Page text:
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This is a true story from when I was a kid: After months of playing the game, my best friend's brother came to town and showed us how to get the Magic Flute in the first fortress in 'Super Mario Bros. 3.' Then he showed us how to get the P-Wing in 1-4, and then how to drop through the white blocks. That last one, in particular, clung like putty, adding to the surface area of my brain.

I was smart enough to know that 'Super Mario World's' ghost houses were designed by jerks pretty much from day one, but they still fascinated me - almost as much as those parts of the Star Road that I could see but couldn't reach. As a child-adult I can comprehend, mathematically, that 'Super Mario Bros. 3' is a better video game, and that its mystique lies in the opportunities for virtuosity in every one of its stages instead of in its 'secrets;' as an adult-child, though, I mostly preferred to try and jump up to the secret exit of Donut Plains 1 without hitting the Green Switch Palace first.

'Fez' is the videogame that the world's biggest 'Super Mario World' fan would make with two million dollars and three years. It's littered with weird little secrets, with opportunities to unlock new rooms by pressing the right buttons in the right order or to collect gold stars for looking underneath the right platforms from the right angles. Many of these secrets - like those Star Road levels - even seem to be hiding more enormous secrets behind them. 'Fez' even takes the next step once in awhile, hiding strange images in its soundtrack and hiding in-game items that the collective internet seems to be unable to uncover.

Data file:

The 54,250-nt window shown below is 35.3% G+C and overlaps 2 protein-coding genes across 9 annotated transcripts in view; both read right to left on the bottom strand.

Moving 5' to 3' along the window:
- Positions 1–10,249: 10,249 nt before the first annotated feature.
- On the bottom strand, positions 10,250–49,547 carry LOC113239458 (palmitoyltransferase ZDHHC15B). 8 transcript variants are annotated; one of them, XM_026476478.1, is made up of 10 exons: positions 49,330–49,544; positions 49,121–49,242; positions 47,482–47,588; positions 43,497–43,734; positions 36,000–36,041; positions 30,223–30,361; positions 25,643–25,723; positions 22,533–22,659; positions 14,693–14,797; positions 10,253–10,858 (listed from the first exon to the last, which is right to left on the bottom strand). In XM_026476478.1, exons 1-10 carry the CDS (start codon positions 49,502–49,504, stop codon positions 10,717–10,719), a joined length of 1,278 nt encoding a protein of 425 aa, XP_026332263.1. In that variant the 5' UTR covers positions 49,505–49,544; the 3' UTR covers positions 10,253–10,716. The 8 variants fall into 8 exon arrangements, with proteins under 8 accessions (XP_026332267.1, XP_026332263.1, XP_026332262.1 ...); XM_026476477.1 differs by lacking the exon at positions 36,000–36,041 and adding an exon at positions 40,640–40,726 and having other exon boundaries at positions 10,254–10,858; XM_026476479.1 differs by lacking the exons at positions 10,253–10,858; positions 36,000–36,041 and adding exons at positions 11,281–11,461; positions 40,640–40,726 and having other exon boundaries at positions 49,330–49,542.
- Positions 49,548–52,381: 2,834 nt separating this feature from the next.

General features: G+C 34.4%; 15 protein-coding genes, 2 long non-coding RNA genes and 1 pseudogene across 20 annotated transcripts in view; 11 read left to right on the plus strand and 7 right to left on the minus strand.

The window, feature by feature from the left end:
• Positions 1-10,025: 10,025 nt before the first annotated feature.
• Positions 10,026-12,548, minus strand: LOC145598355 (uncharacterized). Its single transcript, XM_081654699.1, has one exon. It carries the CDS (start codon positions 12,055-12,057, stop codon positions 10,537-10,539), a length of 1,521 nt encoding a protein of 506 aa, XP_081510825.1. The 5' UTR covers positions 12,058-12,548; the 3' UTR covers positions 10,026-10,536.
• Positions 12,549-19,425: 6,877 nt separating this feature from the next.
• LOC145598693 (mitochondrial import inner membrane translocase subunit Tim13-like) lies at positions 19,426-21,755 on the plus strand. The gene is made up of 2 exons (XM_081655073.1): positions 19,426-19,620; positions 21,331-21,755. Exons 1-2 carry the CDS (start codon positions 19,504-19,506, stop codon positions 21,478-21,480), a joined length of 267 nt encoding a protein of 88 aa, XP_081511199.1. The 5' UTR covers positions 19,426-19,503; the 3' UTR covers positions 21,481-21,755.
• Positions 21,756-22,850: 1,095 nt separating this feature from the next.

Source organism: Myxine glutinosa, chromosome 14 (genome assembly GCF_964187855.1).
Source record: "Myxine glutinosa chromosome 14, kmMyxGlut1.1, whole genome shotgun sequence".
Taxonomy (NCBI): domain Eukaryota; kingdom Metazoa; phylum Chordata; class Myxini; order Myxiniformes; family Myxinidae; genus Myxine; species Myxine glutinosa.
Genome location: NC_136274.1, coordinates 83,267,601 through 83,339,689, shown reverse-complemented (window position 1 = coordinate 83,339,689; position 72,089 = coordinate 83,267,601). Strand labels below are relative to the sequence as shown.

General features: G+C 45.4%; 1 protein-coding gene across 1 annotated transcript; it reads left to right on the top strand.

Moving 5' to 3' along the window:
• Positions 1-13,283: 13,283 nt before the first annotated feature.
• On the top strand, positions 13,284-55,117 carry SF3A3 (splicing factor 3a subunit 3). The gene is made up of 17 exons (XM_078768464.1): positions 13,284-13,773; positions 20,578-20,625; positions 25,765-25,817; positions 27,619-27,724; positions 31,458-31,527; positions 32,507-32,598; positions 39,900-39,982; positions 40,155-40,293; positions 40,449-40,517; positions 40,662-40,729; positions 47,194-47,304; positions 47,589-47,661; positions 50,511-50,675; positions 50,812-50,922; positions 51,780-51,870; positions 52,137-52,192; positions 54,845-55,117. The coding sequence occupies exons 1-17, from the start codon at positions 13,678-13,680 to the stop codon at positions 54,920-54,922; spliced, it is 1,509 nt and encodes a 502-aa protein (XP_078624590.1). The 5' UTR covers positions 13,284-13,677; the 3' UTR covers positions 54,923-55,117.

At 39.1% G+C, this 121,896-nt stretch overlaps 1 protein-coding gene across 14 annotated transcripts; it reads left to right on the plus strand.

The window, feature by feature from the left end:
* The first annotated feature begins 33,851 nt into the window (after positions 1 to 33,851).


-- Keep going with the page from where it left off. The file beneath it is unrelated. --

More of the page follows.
Published in Tekk
Wednesday, 04 April 2012 15:51

Sine Mora: Latin for something

Sine Mora is Latin for... something! Something about furries and shmups, I bet. I'm just kidding: I'm pretty sure it has something to do with time, which ostensibly is at the core of the 'Sine Mora' experience. It's a fly-from-left-to-right 2D bullet-hell shooter, with the prerequisite floating gun upgrades and shield power-ups, but the mechanic hook is that in place of a health bar is a constantly-ticking timer. When it hits zero your ship explodes; if you get hit, you lose a couple seconds on the spot.

It sounds nice on paper, but when you're playing 'Sine Mora's' more challenging modes you simply can't get hit much, which would be just as true even without the fatal countdown. Time is also a major factor of the game's hilariously convoluted plot, which sees a group of rebels located throughout time fighting against... well, I don't know, to be honest. It's hard to follow, outside of a few hot little details: A father is trying to avenge his son's death while also going back in time to save his life; some kind of robot dude is being maybe-manipulated to go on a probably-suicide mission; some half-fox half-human rape victim is now being blackmailed into... uh, flying around and blowing up Megazords, I guess.

On the half-fox part: All the characters are half-animal, except maybe the robot guy. There's a handicapped buffalo guy, a lizard guy, a maybe-bear guy, and a couple kind of ambiguous fox-cat chicks. The game never specifically mentions the fact that the characters are all anthropomorphic, which is weird; it does specifically mention that one of them was raped, which is weird. I don't know. At least it doesn't dwell on it too long.

Published in Tekk

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